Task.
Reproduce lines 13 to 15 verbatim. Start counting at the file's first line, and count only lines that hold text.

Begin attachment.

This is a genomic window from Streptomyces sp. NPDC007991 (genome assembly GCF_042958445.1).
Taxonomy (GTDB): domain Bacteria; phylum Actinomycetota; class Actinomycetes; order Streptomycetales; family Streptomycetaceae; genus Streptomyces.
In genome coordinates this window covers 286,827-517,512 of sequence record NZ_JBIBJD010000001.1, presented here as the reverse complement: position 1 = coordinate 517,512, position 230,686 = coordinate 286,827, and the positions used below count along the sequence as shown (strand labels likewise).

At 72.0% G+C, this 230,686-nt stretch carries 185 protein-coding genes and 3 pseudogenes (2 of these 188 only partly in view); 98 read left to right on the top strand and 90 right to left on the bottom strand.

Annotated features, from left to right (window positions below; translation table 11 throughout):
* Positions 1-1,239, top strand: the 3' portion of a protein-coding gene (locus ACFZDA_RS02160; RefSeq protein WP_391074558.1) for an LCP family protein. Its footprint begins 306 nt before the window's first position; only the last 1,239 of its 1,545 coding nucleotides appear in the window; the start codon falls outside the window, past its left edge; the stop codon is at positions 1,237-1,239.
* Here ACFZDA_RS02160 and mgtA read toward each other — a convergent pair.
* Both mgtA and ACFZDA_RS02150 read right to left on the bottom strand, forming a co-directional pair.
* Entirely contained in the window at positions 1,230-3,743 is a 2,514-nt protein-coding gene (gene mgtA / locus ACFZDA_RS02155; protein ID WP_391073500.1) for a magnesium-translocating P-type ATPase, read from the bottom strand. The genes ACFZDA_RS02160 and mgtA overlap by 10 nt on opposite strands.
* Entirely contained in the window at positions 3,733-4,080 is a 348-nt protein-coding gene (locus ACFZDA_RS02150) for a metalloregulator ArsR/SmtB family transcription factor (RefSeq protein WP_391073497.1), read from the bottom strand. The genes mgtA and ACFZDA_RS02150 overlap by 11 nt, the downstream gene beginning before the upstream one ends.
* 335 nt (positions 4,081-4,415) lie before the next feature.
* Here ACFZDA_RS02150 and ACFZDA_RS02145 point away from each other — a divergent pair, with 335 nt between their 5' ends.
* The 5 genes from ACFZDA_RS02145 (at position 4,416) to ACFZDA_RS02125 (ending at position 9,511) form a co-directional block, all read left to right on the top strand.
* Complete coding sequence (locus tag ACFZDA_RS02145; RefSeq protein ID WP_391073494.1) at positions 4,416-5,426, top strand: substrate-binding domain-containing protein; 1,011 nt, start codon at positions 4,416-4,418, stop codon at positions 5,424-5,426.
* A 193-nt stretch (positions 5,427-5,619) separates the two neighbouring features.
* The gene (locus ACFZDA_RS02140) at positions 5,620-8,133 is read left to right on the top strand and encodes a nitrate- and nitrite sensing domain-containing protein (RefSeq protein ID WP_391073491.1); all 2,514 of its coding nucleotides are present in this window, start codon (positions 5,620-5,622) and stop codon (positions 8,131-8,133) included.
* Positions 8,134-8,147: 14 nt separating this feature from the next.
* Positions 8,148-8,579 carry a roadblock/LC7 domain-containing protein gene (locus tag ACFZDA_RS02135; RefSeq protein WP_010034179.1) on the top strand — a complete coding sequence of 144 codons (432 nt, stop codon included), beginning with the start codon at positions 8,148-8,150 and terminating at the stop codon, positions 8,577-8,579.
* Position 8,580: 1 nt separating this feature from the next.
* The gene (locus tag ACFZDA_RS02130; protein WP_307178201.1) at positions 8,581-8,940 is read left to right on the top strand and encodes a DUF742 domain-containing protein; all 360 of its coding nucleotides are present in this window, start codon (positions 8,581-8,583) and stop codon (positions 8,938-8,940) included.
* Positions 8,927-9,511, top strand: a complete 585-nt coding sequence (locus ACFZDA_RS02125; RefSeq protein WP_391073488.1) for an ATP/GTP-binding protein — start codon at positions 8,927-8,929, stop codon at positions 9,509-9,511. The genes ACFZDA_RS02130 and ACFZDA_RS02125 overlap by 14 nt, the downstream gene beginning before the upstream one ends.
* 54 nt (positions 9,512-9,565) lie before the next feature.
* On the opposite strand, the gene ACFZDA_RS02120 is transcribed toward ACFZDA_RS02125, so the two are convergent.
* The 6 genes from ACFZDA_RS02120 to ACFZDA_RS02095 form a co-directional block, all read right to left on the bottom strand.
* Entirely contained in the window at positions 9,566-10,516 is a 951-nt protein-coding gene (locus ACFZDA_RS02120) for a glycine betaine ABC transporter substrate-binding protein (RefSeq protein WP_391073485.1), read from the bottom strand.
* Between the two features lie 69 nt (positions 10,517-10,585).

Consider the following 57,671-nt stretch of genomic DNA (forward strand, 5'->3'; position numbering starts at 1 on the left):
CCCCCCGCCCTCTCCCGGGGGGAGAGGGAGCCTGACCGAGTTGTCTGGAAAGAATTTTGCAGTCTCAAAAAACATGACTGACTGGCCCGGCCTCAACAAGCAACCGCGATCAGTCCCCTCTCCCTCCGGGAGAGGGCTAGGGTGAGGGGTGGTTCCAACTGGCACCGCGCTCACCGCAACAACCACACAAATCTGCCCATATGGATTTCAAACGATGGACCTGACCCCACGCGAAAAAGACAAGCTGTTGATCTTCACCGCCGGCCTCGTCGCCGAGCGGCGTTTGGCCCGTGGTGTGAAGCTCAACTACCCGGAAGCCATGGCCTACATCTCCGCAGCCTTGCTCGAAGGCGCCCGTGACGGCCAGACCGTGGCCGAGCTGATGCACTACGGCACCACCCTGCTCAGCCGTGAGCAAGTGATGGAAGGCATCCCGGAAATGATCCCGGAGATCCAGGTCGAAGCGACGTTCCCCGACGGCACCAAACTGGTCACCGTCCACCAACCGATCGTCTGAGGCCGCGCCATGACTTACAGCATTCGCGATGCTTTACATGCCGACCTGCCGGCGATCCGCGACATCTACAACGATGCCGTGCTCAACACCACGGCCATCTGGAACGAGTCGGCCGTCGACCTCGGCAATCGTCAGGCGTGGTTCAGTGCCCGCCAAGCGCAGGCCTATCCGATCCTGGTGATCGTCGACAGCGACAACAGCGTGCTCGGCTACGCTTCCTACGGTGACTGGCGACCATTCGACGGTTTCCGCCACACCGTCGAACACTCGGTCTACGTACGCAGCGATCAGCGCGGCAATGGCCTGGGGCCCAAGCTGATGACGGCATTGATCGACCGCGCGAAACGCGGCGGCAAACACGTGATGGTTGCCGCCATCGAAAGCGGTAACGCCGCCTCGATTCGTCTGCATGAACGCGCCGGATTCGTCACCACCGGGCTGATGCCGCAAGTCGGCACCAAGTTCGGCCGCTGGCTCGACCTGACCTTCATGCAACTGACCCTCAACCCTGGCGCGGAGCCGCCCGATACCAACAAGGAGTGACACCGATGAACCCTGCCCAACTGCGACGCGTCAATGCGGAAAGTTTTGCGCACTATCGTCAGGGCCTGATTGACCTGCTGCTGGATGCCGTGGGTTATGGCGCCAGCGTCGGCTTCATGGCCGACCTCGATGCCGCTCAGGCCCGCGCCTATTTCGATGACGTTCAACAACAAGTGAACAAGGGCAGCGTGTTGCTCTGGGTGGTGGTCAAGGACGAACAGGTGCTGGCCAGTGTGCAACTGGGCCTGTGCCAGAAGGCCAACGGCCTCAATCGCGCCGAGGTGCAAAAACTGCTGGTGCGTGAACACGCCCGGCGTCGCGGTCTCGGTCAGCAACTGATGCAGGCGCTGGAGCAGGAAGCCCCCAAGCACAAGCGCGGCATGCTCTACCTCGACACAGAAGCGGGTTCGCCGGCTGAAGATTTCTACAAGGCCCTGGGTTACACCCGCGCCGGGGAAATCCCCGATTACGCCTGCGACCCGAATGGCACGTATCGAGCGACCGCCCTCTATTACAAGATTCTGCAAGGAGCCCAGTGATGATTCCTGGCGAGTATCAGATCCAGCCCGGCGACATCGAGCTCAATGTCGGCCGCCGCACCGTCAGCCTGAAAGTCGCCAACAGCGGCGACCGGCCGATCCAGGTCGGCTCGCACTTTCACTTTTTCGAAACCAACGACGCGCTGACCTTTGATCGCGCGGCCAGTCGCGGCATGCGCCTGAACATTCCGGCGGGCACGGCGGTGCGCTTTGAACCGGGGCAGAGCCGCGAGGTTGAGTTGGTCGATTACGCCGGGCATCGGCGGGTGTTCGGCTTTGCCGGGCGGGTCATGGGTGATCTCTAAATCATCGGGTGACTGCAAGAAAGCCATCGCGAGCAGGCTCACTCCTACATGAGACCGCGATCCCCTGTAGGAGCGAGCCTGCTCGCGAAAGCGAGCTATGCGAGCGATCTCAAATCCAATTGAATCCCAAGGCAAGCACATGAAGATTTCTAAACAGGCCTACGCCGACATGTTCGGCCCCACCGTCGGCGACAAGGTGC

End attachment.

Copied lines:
* The 5 genes from ACFZDA_RS02145 (at position 4,416) to ACFZDA_RS02125 (ending at position 9,511) form a co-directional block, all read left to right on the top strand.
* Complete coding sequence (locus tag ACFZDA_RS02145; RefSeq protein ID WP_391073494.1) at positions 4,416-5,426, top strand: substrate-binding domain-containing protein; 1,011 nt, start codon at positions 4,416-4,418, stop codon at positions 5,424-5,426.
* A 193-nt stretch (positions 5,427-5,619) separates the two neighbouring features.